By Linda Carroll

Walk into any emergency room in the U.S. and you’ll hear a regular din of beeping alarms going off from machines connected to patients. But a new study found only a tiny fraction of the alarms signals a condition important enough to require a change in the patient’s care.

And that creates a problem: the nearly constant din tends to desensitize hospital staff to the sounds, a phenomenon dubbed “alarm fatigue,” which can result in real emergencies being missed, researchers warn in The American Journal of Emergency Medicine.

Patients who are not critically ill need to be monitored, but “that doesn’t mean every little thing needs to be alarmed,” said the study’s lead author, Dr. William Fleischman, director of quality and implementation science at Hackensack Meridian Health in New Jersey. “For example, if there’s an extra heart beat the alarm will put out a beep, but that may be a finding that is clinically meaningless.”

In the U.S., “we think the more monitoring there is, the better off the patient will be,” Fleischman said. “But the more alarms go off, the more the staff gets desensitized to the sound.”

Usually that doesn’t result in ill effects for the patient, but Fleischman recently had the experience of walking by a patient whose alarm was sounding with no one responding. That patient turned out to have an oxygen saturation – the amount of oxygen in the blood – of 50%, a life-threatening situation. He alerted staff and the patient “was put on a breathing machine.”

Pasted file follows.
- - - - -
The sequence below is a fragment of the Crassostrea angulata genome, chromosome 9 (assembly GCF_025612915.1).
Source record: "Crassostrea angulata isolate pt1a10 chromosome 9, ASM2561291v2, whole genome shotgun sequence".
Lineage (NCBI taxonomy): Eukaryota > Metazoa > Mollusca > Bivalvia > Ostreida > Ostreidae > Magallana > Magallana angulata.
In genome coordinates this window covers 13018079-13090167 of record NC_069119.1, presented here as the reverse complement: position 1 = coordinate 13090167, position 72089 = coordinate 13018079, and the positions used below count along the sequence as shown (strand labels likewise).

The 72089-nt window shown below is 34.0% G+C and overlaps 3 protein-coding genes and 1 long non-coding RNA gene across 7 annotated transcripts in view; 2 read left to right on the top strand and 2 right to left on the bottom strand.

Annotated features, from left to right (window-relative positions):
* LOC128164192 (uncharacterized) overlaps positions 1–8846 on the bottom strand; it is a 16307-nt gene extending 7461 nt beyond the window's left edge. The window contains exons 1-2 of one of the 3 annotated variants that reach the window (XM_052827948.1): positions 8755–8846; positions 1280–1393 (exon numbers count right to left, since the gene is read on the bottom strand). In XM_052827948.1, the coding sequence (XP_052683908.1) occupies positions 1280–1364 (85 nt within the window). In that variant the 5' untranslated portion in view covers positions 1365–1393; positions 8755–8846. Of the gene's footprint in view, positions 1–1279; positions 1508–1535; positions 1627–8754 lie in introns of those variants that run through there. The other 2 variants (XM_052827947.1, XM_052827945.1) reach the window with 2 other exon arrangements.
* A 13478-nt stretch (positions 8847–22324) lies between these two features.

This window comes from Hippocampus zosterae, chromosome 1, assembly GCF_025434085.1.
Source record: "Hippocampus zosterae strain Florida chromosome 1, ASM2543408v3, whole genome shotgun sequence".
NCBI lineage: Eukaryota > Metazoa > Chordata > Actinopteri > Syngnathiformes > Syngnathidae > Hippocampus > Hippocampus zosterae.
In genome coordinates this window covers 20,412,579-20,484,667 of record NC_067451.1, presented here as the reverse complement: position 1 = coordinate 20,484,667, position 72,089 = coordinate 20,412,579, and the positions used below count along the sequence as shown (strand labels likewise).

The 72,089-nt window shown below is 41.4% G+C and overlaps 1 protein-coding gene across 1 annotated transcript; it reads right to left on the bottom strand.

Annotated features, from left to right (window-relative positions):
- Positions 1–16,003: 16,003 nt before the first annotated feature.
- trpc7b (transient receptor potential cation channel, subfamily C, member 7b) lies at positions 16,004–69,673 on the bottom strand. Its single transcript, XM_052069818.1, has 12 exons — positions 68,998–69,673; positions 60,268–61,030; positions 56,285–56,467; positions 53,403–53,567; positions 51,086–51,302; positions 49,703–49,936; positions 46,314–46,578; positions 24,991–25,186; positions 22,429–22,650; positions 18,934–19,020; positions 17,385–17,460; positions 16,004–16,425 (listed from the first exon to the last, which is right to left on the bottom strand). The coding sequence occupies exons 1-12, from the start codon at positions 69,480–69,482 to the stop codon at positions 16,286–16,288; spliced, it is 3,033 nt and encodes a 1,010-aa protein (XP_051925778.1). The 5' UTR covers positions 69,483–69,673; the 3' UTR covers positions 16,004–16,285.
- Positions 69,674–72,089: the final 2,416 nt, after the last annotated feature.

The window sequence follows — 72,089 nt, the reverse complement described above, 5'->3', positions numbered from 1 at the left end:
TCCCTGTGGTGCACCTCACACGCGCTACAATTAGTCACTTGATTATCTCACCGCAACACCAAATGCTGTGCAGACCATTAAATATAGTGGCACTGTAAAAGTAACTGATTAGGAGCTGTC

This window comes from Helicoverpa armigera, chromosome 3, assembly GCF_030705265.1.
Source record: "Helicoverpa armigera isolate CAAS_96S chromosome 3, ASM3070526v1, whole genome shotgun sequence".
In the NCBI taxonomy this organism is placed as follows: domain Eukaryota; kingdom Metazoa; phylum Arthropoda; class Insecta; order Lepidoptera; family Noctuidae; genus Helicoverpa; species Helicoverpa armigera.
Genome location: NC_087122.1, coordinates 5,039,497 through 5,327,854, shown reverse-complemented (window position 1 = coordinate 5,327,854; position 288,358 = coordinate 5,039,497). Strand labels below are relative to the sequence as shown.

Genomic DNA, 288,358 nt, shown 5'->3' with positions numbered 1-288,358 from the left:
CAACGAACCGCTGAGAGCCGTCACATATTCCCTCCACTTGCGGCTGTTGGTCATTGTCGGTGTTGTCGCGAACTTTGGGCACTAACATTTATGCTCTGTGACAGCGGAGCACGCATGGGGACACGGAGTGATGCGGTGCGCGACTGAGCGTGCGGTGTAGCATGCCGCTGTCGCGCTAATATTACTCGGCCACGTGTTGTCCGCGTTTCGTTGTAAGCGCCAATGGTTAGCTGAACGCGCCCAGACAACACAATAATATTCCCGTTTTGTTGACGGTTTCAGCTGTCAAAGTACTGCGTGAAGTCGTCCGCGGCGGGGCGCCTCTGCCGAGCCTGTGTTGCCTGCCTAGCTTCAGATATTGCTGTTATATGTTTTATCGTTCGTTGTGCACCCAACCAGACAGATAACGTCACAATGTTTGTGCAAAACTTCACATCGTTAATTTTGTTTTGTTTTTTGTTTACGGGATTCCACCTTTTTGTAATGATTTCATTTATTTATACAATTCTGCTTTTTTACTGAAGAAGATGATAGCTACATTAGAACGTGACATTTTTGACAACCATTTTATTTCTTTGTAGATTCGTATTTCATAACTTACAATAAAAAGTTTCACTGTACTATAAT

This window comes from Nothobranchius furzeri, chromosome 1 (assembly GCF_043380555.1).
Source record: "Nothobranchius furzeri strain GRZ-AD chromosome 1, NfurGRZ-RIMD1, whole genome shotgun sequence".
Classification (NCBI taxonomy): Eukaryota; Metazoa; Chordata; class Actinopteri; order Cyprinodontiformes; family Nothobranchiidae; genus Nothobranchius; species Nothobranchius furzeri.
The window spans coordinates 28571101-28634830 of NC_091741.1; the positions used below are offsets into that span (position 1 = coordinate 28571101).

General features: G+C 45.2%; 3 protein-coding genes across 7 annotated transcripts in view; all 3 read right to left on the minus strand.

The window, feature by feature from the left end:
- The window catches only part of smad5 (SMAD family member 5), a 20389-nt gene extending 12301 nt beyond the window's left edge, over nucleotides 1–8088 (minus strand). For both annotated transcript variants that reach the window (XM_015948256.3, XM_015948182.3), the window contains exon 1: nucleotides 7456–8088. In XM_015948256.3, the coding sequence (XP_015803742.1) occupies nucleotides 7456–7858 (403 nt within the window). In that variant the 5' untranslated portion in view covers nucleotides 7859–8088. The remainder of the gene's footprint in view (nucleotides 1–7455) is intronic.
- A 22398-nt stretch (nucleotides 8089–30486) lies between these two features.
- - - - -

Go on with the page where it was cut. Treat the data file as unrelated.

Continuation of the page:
“That kind of thing happens across the country every day,” Fleischman said.

To get a better idea of how often alarms signal real patient distress, Fleischman and his colleagues set up an experiment. One of the physician researchers spent several days in the emergency room observing patient characteristics, types of alarms that were beeping, staff responses to the beeping, whether the alarm was in response to something real and whether the alarm resulted in any change in the way the patient was managed.

During a total of 53 hours, 1049 alarms went off, associated with 146 patients. Alarms changed the clinical management of a patient just eight times, or 0.8% of the time. ER staff did not respond to 63% of the alarms.

One solution might be to make the alarms less sensitive, Fleischman said. Often, monitors are left with the factory default settings, he explained.

That makes sense to Maria Cvach, director of policy management and integration at the Johns Hopkins Health System. At Hopkins, “nurses are allowed to customize monitors based on baseline measurements – otherwise they would be ringing all the time,” Cvach said. “For example, heart rate monitors are usually set at to beep if the rate goes under 50 or over 120. If the patient comes in and (has a heart rhythm issue) with a rate of 130, you might customize the monitor for that patient.”

Unfortunately, Cvach said, “a lot of hospitals won’t let you do that. We let the nurses at bedside who know what the baseline is, set up a customized range that can go 10 percent above and below the baseline.”

The study underscores the downside of overly sensitive alarms, said Dr. Erick Eiting, an associate professor of emergency medicine at the Icahn School of Medicine at Mount Sinai in New York City and vice chair of operations for emergency medicine at Mount Sinai Downtown.

“I think we all experience something called alarm fatigue,” Eiting said. “We set up so many bells and whistles to go off in different scenarios that staff can hear something and immediately reach for the silence button without thinking about why it’s going off and what might need to be changed clinically. And in many cases, there isn’t anything that needs to be changed, and that makes people even more likely to ignore the alarms.”

SOURCE: American Journal of Emergency Medicine, online July 30,2019.